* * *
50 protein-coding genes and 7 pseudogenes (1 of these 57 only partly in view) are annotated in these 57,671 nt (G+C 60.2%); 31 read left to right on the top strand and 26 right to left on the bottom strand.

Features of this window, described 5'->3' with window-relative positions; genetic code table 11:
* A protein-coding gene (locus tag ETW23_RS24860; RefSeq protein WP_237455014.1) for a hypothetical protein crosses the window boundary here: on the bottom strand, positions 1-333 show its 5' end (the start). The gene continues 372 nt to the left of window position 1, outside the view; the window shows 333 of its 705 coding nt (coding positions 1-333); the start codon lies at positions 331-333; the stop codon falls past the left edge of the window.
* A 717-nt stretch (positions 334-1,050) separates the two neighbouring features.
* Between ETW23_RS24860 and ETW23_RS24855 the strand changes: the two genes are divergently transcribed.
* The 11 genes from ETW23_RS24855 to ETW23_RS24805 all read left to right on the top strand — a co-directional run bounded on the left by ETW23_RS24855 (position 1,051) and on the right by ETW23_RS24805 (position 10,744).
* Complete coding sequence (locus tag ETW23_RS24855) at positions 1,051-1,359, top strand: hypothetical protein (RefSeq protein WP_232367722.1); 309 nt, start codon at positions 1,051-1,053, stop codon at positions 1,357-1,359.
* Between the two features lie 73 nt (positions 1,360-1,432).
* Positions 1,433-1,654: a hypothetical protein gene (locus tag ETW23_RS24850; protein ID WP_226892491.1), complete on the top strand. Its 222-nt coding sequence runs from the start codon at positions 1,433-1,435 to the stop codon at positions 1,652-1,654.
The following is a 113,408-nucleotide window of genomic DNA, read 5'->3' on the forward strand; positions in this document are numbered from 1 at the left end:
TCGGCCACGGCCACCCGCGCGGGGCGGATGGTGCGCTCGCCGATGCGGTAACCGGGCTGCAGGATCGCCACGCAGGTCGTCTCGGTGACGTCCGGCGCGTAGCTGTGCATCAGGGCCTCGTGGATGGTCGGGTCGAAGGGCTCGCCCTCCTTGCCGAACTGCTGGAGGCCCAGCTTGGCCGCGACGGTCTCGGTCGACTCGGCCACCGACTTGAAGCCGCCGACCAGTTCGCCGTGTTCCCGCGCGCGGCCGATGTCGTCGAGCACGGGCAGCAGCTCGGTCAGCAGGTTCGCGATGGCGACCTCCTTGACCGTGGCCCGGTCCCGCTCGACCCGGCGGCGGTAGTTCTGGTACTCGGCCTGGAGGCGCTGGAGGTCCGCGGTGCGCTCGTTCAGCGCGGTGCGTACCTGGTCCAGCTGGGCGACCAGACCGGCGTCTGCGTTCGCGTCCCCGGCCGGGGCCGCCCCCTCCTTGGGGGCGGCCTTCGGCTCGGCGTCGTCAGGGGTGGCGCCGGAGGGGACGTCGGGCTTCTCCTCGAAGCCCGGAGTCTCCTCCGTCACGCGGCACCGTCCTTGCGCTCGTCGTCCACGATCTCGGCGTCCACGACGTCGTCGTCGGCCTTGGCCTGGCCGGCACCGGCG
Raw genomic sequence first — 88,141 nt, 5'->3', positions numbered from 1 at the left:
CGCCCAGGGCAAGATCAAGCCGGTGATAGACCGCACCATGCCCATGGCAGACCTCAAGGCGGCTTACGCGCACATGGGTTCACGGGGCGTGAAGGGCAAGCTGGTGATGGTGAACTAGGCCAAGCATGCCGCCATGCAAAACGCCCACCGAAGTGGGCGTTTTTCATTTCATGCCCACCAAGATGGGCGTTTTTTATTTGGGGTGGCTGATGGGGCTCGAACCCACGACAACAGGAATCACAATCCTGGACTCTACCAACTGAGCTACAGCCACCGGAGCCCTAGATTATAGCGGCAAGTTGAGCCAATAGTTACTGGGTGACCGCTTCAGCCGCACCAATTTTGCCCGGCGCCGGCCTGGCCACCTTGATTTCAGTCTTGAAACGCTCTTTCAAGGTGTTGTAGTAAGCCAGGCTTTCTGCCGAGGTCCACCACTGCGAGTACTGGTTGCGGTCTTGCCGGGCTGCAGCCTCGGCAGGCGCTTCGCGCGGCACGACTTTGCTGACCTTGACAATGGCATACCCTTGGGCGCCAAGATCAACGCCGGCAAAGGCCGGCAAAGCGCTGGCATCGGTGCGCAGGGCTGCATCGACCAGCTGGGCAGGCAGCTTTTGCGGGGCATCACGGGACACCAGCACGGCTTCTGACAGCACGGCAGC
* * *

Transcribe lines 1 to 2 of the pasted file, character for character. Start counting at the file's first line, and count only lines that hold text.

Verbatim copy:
50 protein-coding genes and 7 pseudogenes (1 of these 57 only partly in view) are annotated in these 57,671 nt (G+C 60.2%); 31 read left to right on the top strand and 26 right to left on the bottom strand.

Features of this window, described 5'->3' with window-relative positions; genetic code table 11: